These ‘learnings will emerge from within the team but may also come from clients and stakeholders in the wider organisation and beyond. Technology- lite solutions include the use of regular meetings and catch ups, for example.

Legal teams acquire a lot of information and lawyers have to keep abreast of changes and developments relating not only to the relevant law but also to those in their organisation that are, or may be, relevant to their legal advice.

Knowledge also covers best practice i.e. the ways in which the legal team uses its expertise and knowledge to provide legal solutions. Technology can help here in providing tools to easily store, search and retrieve information that allows the team to use its acquired knowledge without having to over-rely on individual or collective memory or having to unnecessarily repeat the learning process for core legal issues.

Plan your learning and development

Harnessing and disseminating the team’s knowledge and expertise is a key element of the learning process. You may well encounter situations where there’s a need for the team to adopt new methods or systems or to develop its legal knowledge and expertise in a particular area in response to a business development.

Just as individual training needs are addressed through appraisals, feedback and performance management processes, so too is it possible to plan learning across the team, not least as there may be timescale and budget constraints. Where you have several learning objectives you may also need to prioritise, not least to avoid overwhelming the team with new initiatives at the expense of ensuring that learning is embedded into the team’s understanding and processes.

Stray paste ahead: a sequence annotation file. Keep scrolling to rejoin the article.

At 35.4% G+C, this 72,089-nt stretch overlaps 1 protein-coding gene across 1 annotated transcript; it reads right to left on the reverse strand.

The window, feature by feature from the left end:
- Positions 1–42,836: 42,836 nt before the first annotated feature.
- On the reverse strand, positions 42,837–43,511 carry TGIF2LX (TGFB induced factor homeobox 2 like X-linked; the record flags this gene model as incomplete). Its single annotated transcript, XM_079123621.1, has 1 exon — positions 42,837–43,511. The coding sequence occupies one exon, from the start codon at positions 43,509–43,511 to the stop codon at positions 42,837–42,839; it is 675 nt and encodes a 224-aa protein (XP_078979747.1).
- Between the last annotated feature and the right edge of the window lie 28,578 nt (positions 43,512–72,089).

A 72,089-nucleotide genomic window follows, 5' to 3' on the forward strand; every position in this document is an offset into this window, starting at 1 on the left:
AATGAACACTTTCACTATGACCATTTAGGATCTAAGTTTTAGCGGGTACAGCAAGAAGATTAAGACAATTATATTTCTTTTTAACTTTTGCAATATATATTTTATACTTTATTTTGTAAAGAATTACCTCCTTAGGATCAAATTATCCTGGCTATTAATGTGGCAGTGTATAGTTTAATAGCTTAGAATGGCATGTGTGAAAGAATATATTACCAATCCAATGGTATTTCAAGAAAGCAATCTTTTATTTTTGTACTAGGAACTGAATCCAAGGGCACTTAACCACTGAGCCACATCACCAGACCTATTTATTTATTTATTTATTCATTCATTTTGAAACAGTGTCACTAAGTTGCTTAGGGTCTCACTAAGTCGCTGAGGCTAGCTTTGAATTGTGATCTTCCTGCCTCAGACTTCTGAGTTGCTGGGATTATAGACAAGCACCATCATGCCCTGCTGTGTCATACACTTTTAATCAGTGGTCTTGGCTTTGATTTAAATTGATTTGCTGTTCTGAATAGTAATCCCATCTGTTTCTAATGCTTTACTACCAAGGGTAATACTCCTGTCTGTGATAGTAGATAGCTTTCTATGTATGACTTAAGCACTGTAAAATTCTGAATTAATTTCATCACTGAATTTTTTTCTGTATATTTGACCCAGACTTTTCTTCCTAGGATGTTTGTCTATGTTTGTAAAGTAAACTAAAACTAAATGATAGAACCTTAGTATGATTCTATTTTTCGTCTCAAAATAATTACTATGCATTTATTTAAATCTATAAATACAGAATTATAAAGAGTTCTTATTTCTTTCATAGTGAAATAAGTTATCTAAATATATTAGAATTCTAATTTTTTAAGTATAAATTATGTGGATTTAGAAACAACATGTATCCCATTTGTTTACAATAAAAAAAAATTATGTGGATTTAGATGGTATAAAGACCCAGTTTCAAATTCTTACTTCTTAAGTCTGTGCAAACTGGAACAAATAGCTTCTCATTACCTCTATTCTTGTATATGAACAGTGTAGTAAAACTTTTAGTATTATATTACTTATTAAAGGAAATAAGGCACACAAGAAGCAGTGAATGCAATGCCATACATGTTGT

So, having a formal learning plan encompassing teams and individuals can really help, as it avoids an ad hoc approach which undermines achieving your learning priorities and getting the best from training budgets and resources.

Adopt a blended approach to learning

We know that people learn in different ways and adopting a ‘one size fits all’ approach is unlikely to be effective. Examples of some of the ways we learn include: 

  • On the job
    We’re likely to learn most in situations where we’re taking on a new assignment, role or responsibilities. This stretches us and requires us to develop our existing skills and learn new ones.
  • From working with others
    Key relationships here will be our bosses, mentors, colleagues in the legal team and the wider organisation and business and professional communities.
  • In the classroom
    This includes formal training environments and also online courses and modules. This would also include where you are training others as this often results in new learning for the ‘trainer’.

Understand what makes the team tick

We have different preferences when it comes to learning styles and in our approach to undertaking tasks and projects and working in a team. There’s a risk in thinking that everyone is the same, which can inhibit the team’s opportunity to reach its full potential and can undermine the team’s performance and effectiveness.

Psychometric and behavioural tools such as, for example, Myers Briggs, Belbin, DISC and Lumina (there are many others) can be useful ways of uncovering your own style and preferences and also those of the wider team. These tools can provide information that help shape both an individual’s and the team’s approach to learning and also help with how people are allocated tasks and assignments and how teams are structured.

Embed learning

While many in-house teams are likely to benefit from a blended approach to learning, the challenge is in how to embed this learning into the team. While learning is enjoyable for its own sake, the objective here is to strengthen and expand the team’s knowledge and expertise for the benefit of clients.